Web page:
Consumers are not the same people they were 20 years ago, and your marketing strategy shouldn’t be the same as it was then either. Audience segmentation has long been a basic practice of marketing professionals everywhere, with demographics emerging as the most popular way to categorize consumers. But as we embark on a new digital age where technology reigns supreme and people are spending more time online than ever before, these surface-level attributes are no longer sufficient in providing brands with the insights they need to execute marketing that is both effective and efficient. The remedy to these marketing ailments? Psychographics.
Demographics vs. Psychographics
Demographic segmentation is the process of organizing consumers based on external or physical factors, such as age, gender, location, or ethnicity. Because this type of information has traditionally been easy to obtain and provides data points that are fairly straightforward, demographics are the most common variable that brands use to identify their consumers.
Unlike demographics, psychographics are people’s less visible, internal characteristics such as one’s motivations, beliefs, and priorities. Psychographic information is more subjective, as the data that this type of segmentation uses are qualitative and less cut-and-dry than demographics.
The major distinction between the two is that demographics can help you infer what people choose, whereas psychographics are used to predict not just what people choose, but also how and why they choose.
While demographics are certainly valuable pieces of information and provide a great starting point when it comes to building customer personas and developing target audience profiles, they are becoming less and less capable of offering a complete and comprehensive illustration of consumer behavior.
Over the last two decades, the digital world has evolved into something that is now nearly irremovable from our daily lives. The far-reaching capacities of today’s technology have facilitated the formation of an Impulse Generation of consumers that are more digitally connected than ever and where every generation has buying power with just the touch of a screen. As a result, demographics like age and location hold little meaning when considered independently. Data from our survey on Mobile Usage Across Generations confirms this assumption, as we found similar results across all four generations.
Location is also a far less significant determinant of consumer behavior than it once was, as e-commerce enables people from all over the world to purchase products from the same place, wherever and whenever they want. Thus, we can no longer base our marketing strategy on what people will buy (because anyone can now buy anything). Instead, we must focus on why they are buying that particular product.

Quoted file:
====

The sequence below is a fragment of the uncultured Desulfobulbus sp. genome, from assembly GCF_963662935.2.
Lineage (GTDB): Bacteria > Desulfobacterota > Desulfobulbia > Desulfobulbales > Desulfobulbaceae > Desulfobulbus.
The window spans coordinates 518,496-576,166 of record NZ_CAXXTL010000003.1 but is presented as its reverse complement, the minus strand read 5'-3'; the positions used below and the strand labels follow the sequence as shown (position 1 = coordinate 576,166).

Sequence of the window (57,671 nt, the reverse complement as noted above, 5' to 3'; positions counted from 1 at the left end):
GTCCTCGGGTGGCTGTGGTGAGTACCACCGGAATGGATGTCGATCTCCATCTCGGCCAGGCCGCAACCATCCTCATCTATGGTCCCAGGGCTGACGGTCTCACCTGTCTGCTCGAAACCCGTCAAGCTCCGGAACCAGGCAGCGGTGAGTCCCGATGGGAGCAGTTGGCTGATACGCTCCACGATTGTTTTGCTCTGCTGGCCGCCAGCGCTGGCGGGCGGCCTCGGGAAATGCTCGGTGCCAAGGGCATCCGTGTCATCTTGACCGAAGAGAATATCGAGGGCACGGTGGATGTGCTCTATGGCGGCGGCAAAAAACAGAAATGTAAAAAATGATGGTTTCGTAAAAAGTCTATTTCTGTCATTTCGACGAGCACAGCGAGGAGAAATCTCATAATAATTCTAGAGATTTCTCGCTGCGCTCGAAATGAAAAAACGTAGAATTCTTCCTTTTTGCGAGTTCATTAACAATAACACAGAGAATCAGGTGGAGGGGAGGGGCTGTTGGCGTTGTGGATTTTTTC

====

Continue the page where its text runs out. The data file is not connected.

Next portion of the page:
The Psychographic Solution
The value in psychographics comes from the fact that they give us a window into the intangible thought processes that are crucial to the decisions that consumers make. With the ability to cut across demographics, psychographics inherently acknowledge that, despite appearing the same way on paper, people are different, and we are driven by distinct beliefs, values, and attitudes. Furthermore, the characteristics that psychographics address weigh just as heavily on consumer behavior regardless of technological advancements.
This is important because as our world gets increasingly digitally connected, a diverse array of ideas and beliefs will continue to diffuse across the internet and become adopted by people of varying ages, ethnicities, and geographic locations. As that happens, the once intimate relationship between demographics and psychographics will grow progressively distant, and the notion of not judging a book by its cover will ring truer. For marketers, this means that we must start relying more heavily on psychographics than demographics when it comes to audience segmentation.
Giving Consumers What They Want
Effective marketing strategies are ones that focus not on general awareness amongst a generic group, but on reaching a specific target audience that has high conversion potential. Results-driven marketing requires defining that target audience and getting to know them so that you can deliver exactly what they want.
Our survey on How Brands’ Social Media Impacts Consumers found that after irrelevant content, the second most common reason people unfollow a brand is if they do not agree with their values. At a time when highly charged social issues are at the forefront of society and people want brands to take a stand for what they believe in, it is of the utmost importance that you understand the issues that motivate your customers. Psychographics allow you to interpret who your consumers are on a much deeper level so that you can craft messages that resonate with their beliefs and attitudes.
Handling Demographics Moving Forward
This is not to say that demographics are useless. They are, as I mentioned before, a great starting point in developing customer personas. But they do not provide the complete picture that marketers need to truly understand their customers.
Going forward, you don’t need to abandon demographics completely, but you do need to reconsider the extent to which they shape your overall marketing strategy. In a world where people are spending the vast majority of their days online, it’s safe to say that psychographics should have the final word in determining how you will define and appeal to your target audience.